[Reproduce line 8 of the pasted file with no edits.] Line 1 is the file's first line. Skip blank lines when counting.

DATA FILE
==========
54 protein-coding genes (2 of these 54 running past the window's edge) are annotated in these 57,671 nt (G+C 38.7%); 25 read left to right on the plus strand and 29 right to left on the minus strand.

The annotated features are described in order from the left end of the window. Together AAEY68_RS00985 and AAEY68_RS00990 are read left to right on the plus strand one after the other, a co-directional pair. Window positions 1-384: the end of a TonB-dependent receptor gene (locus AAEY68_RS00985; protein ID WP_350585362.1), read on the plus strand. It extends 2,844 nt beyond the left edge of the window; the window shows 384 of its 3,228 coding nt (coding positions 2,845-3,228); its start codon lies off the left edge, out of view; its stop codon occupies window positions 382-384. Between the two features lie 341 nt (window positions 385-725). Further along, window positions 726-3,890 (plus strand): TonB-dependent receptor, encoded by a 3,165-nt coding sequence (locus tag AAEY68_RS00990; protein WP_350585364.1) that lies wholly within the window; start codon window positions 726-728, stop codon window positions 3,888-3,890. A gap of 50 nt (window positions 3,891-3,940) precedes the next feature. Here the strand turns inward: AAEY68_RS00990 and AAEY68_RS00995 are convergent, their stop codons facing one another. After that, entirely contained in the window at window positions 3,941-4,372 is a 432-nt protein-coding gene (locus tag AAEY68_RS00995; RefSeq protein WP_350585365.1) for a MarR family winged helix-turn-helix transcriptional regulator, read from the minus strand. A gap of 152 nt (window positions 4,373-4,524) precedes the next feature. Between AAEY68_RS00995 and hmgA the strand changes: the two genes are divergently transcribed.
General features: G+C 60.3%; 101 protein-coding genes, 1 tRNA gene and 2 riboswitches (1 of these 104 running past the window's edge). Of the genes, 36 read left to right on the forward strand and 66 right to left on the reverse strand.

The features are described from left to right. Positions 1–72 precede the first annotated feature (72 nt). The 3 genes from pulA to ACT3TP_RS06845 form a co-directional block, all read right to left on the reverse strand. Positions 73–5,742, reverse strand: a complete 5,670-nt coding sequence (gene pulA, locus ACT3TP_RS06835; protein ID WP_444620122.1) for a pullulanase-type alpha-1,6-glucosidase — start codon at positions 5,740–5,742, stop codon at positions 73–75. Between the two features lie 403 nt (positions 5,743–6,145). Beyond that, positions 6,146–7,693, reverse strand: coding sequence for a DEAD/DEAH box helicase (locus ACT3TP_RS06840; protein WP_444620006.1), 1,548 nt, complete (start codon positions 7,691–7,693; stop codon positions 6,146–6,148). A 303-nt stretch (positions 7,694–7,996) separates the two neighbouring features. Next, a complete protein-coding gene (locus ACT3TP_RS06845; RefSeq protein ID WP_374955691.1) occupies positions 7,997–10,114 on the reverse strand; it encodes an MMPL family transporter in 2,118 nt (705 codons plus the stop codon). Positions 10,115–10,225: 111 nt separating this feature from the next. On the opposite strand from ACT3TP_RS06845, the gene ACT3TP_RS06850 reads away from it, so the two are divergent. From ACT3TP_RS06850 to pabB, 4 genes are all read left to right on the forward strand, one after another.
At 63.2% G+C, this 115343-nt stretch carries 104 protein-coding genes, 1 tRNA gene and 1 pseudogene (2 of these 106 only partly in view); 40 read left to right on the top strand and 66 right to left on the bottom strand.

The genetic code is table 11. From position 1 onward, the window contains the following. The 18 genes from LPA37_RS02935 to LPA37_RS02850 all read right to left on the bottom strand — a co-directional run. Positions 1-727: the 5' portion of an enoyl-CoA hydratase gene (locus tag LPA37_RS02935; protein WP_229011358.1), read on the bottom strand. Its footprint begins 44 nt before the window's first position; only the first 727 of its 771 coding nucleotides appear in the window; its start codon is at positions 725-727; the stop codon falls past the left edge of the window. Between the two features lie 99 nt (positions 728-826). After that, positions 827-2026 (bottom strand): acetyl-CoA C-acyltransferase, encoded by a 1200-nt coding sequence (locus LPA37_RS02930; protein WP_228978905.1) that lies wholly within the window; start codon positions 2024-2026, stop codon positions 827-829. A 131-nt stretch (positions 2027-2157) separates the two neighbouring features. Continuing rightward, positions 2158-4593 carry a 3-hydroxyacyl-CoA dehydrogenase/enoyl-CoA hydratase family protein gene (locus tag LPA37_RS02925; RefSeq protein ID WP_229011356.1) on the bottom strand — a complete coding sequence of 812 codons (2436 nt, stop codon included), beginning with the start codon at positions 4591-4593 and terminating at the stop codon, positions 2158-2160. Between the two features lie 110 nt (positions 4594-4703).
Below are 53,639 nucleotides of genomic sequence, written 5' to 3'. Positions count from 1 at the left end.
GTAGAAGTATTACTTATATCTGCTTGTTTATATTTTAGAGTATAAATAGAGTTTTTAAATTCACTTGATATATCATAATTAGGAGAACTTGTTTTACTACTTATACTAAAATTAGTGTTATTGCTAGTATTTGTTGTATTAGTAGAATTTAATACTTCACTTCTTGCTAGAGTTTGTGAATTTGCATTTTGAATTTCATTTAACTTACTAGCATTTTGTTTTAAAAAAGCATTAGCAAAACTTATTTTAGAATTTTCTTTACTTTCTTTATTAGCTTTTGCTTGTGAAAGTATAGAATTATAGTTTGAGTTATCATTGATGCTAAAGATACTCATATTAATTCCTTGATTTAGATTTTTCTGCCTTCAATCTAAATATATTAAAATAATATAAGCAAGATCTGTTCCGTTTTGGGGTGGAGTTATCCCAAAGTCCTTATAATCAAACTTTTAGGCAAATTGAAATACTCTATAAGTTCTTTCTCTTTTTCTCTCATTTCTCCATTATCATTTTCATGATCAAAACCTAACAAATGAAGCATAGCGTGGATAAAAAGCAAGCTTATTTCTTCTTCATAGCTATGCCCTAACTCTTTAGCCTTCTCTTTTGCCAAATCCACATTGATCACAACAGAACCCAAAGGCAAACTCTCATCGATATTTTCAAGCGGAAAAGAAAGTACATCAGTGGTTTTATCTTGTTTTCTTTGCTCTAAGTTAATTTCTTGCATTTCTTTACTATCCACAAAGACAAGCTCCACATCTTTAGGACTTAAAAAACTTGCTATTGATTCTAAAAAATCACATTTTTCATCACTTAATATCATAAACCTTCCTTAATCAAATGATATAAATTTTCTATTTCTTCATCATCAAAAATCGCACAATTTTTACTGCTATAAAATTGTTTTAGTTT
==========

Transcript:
GTAGAAGTATTACTTATATCTGCTTGTTTATATTTTAGAGTATAAATAGAGTTTTTAAATTCACTTGATATATCATAATTAGGAGAACTTGTTTTACTACTTATACTAAAATTAGTGTTATTGCTAGTATTTGTTGTATTAGTAGAATTTAATACTTCACTTCTTGCTAGAGTTTGTGAATTTGCATTTTGAATTTCATTTAACTTACTAGCATTTTGTTTTAAAAAAGCATTAGCAAAACTTATTTTAGAATTTTCTTTACTTTCTTTATTAGCTTTTGCTTGTGAAAGTATAGAATTATAGTTTGAGTTATCATTGATGCTAAAGATACTCATATTAATTCCTTGATTTAGATTTTTCTGCCTTCAATCTAAATATATTAAAATAATATAAGCAAGATCTGTTCCGTTTTGGGGTGGAGTTATCCCAAAGTCCTTATAATCAAACTTTTAGGCAAATTGAAATACTCTATAAGTTCTTTCTCTTTTTCTCTCATTTCTCCATTATCATTTTCATGATCAAAACCTAACAAATGAAGCATAGCGTGGATAAAAAGCAAGCTTATTTCTTCTTCATAGCTATGCCCTAACTCTTTAGCCTTCTCTTTTGCCAAATCCACATTGATCACAACAGAACCCAAAGGCAAACTCTCATCGATATTTTCAAGCGGAAAAGAAAGTACATCAGTGGTTTTATCTTGTTTTCTTTGCTCTAAGTTAATTTCTTGCATTTCTTTACTATCCACAAAGACAAGCTCCACATCTTTAGGACTTAAAAAACTTGCTATTGATTCTAAAAAATCACATTTTTCATCACTTAATATCATAAACCTTCCTTAATCAAATGATATAAATTTTCTATTTCTTCATCATCAAAAATCGCACAATTTTTACTGCTATAAAATTGTTTTAGTTT